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Michael B. Jordan and Ryan Coogler are Back Together for “Wrong Answer”


Actor Michael B. Jordan and film director/screenwriter Ryan Coogler are teaming up again for their newest film, Wrong Answer. The film focuses on the standardized testing cheating scandal that took place in the Atlanta Public Schools District. Educators attempted to keep their school open by tampering with the standardized testing system that was put in place by former U.S. President George W. Bush’s No Child Left Behind policies.

In the film, Jordan plays Damany Lewis, a middle school teacher, and athletics coach. He joins the ring of cheating educators to make his under-privileged students’ test scores higher. However, he was only one of 11 people who were convicted of racketeering.

This is the fourth film that Coogler and Jordan have worked on together. Previous films include Fruitvale Station, Creed, and the upcoming Black Panther movie. In the previous two films, Jordan was credited with amazing performances. There’s already anticipation and speculation that the Black Panther film will do extremely well at the box office. Especially since it’s trailer, which was recently released a year ahead of the film has garnered a lot of excitement.

Ta-Nehisi Coates, an award-winning writer and author of the Black Panther comic book series, wrote the script for Wrong Answer. His script is an adaptation of a New Yorker article that chronicled the scandal, through the eyes of real-life math teacher Damany Lewis. The writer of the article, Rachel Aviv, will serve as a consultant on the film along with Lewis himself. Behind the film, is Brad Pitt with his production company Plan B.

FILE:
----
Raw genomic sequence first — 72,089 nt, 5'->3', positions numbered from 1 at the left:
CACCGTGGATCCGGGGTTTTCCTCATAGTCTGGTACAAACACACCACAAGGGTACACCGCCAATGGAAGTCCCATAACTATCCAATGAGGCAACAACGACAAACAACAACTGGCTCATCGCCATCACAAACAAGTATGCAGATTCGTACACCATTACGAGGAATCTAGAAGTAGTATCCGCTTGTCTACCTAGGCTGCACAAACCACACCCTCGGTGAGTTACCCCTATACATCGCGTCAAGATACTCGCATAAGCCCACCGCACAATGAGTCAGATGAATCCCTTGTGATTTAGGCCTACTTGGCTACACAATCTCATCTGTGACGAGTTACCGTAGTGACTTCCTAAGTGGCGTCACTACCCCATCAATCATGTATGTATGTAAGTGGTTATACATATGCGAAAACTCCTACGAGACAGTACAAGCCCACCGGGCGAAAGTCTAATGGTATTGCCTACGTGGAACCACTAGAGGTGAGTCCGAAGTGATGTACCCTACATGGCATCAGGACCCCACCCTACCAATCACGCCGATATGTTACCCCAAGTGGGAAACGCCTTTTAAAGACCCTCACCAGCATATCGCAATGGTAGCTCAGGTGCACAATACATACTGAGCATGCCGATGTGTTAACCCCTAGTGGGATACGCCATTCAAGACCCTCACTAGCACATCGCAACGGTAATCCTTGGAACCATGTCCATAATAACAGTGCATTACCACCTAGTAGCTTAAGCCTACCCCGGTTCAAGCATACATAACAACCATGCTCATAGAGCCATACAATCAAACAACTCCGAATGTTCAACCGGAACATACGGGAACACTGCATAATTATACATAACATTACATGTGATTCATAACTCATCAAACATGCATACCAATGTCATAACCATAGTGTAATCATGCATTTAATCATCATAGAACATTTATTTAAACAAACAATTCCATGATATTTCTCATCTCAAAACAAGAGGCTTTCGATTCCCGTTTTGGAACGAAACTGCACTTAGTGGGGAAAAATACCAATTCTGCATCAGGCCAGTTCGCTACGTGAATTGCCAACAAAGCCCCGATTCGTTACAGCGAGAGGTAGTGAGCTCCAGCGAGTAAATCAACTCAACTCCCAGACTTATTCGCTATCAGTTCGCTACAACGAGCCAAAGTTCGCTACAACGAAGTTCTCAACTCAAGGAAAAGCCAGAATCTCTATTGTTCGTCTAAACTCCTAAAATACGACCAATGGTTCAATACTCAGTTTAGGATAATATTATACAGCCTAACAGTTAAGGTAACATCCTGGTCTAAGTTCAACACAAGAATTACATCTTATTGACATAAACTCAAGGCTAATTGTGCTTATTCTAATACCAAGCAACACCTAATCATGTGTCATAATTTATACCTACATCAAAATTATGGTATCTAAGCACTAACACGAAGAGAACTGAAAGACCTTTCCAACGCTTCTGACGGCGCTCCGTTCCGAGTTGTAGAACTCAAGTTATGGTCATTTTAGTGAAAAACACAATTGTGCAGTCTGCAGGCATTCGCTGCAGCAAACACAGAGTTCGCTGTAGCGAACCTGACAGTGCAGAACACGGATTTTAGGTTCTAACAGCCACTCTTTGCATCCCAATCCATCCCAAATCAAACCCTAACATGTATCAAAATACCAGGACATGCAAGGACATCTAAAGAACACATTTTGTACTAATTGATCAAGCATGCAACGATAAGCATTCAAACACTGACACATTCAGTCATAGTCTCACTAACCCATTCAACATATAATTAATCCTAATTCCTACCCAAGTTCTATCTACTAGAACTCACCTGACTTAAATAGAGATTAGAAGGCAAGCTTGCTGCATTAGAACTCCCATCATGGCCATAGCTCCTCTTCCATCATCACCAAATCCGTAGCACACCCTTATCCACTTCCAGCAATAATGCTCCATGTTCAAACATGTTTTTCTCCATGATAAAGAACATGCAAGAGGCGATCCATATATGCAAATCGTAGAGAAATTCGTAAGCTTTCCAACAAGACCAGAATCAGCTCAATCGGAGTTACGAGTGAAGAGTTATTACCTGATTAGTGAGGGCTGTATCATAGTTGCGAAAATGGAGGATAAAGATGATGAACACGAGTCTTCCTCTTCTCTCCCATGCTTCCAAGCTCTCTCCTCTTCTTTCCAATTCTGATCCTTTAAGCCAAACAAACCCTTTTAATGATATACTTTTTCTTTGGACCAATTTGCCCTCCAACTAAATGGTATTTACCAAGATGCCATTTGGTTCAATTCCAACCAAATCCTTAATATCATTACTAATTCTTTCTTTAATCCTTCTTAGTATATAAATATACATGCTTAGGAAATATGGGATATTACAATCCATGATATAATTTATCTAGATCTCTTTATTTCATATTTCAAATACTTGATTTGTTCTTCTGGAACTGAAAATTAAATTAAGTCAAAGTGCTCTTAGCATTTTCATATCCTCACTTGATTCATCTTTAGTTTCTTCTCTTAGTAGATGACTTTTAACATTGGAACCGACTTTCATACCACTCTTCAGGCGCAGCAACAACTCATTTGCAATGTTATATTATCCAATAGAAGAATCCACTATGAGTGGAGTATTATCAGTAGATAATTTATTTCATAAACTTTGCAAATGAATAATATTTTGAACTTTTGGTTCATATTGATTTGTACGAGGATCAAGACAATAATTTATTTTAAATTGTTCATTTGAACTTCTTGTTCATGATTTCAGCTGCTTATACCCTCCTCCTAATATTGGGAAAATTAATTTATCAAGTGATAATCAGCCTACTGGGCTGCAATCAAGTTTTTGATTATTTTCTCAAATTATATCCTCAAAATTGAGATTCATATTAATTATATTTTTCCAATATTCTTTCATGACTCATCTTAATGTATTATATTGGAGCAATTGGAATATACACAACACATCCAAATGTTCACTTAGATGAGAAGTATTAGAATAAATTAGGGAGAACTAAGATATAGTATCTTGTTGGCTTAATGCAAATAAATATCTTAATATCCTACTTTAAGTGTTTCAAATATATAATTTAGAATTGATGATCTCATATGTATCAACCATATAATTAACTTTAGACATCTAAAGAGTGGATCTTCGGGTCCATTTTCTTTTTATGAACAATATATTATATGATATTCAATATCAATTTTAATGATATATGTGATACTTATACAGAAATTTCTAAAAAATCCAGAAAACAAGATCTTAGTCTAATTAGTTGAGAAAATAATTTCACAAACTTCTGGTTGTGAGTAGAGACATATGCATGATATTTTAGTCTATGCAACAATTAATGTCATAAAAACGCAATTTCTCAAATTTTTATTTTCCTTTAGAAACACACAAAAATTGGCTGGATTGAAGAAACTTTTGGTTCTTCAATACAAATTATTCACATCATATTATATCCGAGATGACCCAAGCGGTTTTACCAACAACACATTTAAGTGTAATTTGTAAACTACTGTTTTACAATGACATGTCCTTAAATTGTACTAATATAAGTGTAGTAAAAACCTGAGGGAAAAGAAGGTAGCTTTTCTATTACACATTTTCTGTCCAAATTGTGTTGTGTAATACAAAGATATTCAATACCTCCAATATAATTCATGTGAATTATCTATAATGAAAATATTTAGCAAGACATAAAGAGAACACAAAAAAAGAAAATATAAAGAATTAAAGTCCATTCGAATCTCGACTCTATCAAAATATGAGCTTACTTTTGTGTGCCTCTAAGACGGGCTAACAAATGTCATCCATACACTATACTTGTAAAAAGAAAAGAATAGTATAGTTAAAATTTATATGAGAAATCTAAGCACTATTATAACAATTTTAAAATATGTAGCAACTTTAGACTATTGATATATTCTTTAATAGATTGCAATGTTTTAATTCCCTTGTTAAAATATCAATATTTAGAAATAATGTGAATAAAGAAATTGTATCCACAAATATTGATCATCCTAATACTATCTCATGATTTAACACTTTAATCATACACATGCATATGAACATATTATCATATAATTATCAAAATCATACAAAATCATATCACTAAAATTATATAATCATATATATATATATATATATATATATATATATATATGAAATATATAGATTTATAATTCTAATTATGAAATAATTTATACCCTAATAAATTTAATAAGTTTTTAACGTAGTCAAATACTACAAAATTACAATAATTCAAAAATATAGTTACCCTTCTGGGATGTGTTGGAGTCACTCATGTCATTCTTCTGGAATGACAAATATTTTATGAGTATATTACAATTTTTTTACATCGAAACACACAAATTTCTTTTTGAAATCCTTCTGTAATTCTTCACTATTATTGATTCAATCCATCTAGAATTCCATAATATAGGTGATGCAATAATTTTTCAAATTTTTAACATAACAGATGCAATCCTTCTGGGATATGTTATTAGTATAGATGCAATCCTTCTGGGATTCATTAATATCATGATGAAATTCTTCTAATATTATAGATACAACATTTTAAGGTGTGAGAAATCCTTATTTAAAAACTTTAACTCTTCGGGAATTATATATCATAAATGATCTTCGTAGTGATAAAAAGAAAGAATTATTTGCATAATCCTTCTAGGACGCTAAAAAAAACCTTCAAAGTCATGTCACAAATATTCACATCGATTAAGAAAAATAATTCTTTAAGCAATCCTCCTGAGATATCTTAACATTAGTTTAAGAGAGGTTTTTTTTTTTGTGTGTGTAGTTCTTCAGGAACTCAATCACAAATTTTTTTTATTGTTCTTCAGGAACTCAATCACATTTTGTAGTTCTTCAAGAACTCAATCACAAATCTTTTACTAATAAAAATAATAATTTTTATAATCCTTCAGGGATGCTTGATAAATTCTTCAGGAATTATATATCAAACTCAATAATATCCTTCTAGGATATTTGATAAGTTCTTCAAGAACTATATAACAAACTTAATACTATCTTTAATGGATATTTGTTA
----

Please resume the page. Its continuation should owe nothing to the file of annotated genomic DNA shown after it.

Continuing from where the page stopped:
Over 100 employees working at approximately 44 schools altered the standardized test score of their kids to keep their schools from shutting down. The Atlanta-Journal Constitution put a spotlight on the scandal in 2009, which prompted an investigation by the Georgia Bureau of Investigation. The trial of twelve education professionals became national headline news. One of the educators died before sentencing, however, the rest were convicted and given prison sentences ranging from 6 months to 5 years.

No word yet on when production is set to begin.

-Martel Sharpe

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